A few years back, our Saint Catherine's Parish of Broad Brook was in the middle of an inevitable decision. Our Priest broke the news, "They've [the Arch Bishop's office] asked if we could join in with Saint Phillips of East Windsor." I can still recall the hush that went up and over the pews that morning. "Their priest is retiring and I will be responsible for both parishes..." The thought stayed with me for some time. Since that day, over three years ago, we have become "one" family. However, you will see how this has played out in Chapter 3, as Alexandra's fears of closing Saint Anthony's...bring back memories of losing her mom.

Chapter 3

Friends think living in a trailer park is cool.
“You got everything you need at your finger tips.”
They don't have to live in three rooms at one time. I mean, how many kids can have one leg in their bedroom, another in a family room—and stretch all the way to the kitchen? Me!
Grandpa thinks he gives me my own space, but for the longest time it felt like I was under a microscope, like the gray, double lens ones in his Science class. “You need anything, Alexandra?” or “How ya feeling, Alexandra?” The questions never stopped, all day, every day. Grandpa worried about me so much it was driving me crazy. Now I wait, wait for Grandpa to do some of the things he use do without thinking. He use to be worrying about me, and now I think it's the other way around.
And I think it's because everything my Grandpa's gone through. Wearing him out like leather on an old basketball. But somehow he keeps going, even after becoming a widower years ago, when my grandmother passed away. Grandpa says he's got a big hole in his heart. That's why it's hard for me to figure out what to call him. I mean, Coach spent so much time taking care of my mother when she was little—all by himself. And now he's taking care of me. It's kind of like having a mother, father, and grandpa wrapped in one.
One thing I'm good at, is thinking. Thinking about how stupid Coach's rules are: Lights out by 9:00, no television and my personal favorite, “You should have a book in your hands at least once a day—every day—for your whole life.” Give me a break! How about a book that can teach us how to win a game?
From here to Renishski's, everyones talking, news is spreading throughout Saint Anthony's that the Diocese of Harweckton is closing our school and our 126-year-old-parish.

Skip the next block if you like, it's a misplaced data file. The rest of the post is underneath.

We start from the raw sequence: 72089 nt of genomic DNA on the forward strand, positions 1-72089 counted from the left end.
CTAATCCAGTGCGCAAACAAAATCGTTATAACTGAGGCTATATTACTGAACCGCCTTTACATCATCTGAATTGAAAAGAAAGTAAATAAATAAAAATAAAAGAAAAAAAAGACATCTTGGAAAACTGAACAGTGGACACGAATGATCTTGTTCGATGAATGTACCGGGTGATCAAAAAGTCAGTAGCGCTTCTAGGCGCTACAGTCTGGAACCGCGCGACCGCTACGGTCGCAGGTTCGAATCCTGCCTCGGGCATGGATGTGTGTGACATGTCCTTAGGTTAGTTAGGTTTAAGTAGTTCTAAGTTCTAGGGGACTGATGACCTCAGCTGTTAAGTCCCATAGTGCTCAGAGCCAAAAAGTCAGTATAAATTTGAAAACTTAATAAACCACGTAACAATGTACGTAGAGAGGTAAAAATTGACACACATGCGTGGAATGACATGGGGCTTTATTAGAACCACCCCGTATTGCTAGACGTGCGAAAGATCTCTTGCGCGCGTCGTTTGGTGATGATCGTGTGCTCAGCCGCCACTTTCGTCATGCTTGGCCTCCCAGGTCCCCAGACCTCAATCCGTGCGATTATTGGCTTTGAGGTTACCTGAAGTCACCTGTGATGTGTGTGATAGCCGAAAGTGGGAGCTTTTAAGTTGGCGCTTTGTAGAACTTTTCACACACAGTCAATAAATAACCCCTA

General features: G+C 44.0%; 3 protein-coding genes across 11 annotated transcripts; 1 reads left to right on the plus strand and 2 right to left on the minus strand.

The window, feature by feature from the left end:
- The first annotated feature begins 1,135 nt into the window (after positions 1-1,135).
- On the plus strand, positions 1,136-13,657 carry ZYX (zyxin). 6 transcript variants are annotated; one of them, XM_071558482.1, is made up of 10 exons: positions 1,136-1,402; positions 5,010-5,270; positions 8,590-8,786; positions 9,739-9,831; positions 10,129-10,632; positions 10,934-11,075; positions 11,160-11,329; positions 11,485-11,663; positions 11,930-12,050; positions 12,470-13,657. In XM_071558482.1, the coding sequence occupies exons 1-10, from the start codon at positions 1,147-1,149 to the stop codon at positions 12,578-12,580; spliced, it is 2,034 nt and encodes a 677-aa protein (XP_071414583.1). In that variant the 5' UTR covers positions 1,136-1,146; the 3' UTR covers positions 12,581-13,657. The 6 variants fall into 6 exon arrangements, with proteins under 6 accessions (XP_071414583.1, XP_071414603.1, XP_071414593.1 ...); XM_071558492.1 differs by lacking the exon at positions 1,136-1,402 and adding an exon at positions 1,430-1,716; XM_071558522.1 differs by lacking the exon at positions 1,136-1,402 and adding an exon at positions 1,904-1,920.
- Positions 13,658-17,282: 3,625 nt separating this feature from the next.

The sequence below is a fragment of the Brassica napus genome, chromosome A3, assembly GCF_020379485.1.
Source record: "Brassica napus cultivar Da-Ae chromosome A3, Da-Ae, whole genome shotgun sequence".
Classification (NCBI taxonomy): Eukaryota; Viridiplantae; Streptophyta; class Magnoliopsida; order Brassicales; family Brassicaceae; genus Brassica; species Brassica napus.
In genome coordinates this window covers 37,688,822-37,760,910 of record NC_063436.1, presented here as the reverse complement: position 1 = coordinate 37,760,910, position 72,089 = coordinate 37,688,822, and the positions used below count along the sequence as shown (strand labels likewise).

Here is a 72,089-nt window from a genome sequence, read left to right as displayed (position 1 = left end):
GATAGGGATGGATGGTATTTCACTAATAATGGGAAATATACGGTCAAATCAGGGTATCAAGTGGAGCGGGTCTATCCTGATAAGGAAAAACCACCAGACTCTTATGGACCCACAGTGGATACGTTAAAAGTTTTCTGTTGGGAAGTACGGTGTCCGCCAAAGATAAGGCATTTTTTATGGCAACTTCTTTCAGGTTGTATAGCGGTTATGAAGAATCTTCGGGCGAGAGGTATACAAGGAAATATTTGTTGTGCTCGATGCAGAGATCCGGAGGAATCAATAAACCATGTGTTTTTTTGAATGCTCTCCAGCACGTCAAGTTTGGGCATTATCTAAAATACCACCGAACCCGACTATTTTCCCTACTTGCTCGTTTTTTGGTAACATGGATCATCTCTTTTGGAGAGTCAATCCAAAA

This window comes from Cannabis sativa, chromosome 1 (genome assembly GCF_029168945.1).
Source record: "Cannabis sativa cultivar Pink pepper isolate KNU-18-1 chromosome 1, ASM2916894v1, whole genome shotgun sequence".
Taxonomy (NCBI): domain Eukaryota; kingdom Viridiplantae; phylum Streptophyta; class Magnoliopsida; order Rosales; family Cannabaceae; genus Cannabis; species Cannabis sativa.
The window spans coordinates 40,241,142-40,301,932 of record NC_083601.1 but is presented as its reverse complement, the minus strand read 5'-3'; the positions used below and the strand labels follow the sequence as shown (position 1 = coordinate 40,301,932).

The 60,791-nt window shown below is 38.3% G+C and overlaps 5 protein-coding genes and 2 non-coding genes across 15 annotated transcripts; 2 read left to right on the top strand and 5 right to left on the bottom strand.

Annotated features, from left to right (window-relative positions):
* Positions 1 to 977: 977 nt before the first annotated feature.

I overheard everything at the P.T.A. meeting. That's a meeting where parents squeeze into our basement—like sardines in a can, and talk into a microphone. Sometimes things can get heated. Coach just calls it, “Passion.”
“What's passion?” I asked.
“When you believe in something with all your heart.” Grandpa answered, side-stepping and tipping his hat. Coach says the problem is sometimes the other person has a heart that has a whole different passion. And that's how it sounded when the meeting began.
“If the Bishop thinks I'm traveling clear across town to put my envelope in a Saint Catherine basket, he's got another thing coming!” one mother insisted.
“I still don't know what they're taking about,” I shrugged. “Passion's confusing!”
“Don't worry,”Coach nodded. “Some day you'll have it, and won't even know
it—until the time is right!”
Father Luciano turned everyone's attention to his own passion: bringing two parish communities together as one.
“Our decision isn't based on school spirit,” Father Luciano insisted, taking off his glasses and pushing his head up his collar. “We're trying to reunite two families,” he added. “Saint Catherine's and Saint Anthony's.”
A groan went up and down the isle, like Father Luciano had just asked us to give up eating ice cream for Lent. “What's the big deal?” I whispered to Grandpa, who sat covering his face with the palm of his hand.
But before Grandpa could tell me what all the moaning was about, the subject changed from making one large parish, to having one less coach—Grandpa.
Some people at the meeting thought Coach should have quit years ago, “Seventeen losing seasons in a row!” one parent said, talking like he'd played in every game. Coach didn't look up at the man, even though Grandpa had always had a way of letting negative comments drip—like water off a duck's back. But tonight, I couldn't tell if the water was rolling off or getting ready to drown him.
Some people were impossible to understand.
I mean, really hard to figure out.
One read a statement on the back of a grocery list, “Coach Buck has the inability to strategically maneuver players during vulnerable points in a game...”
“What?” I shrugged.
I had no idea what he was saying and Father Louie even asked him what he was talking about.
“Mr. Buckowinski doesn't care if our team wins the game at the expense of allowing all kids to play!” Not every kid, I thought.
I felt like grabbing the microphone and telling everyone what it was like living in a trailer. No car, no T.V., talk about cutting expenses.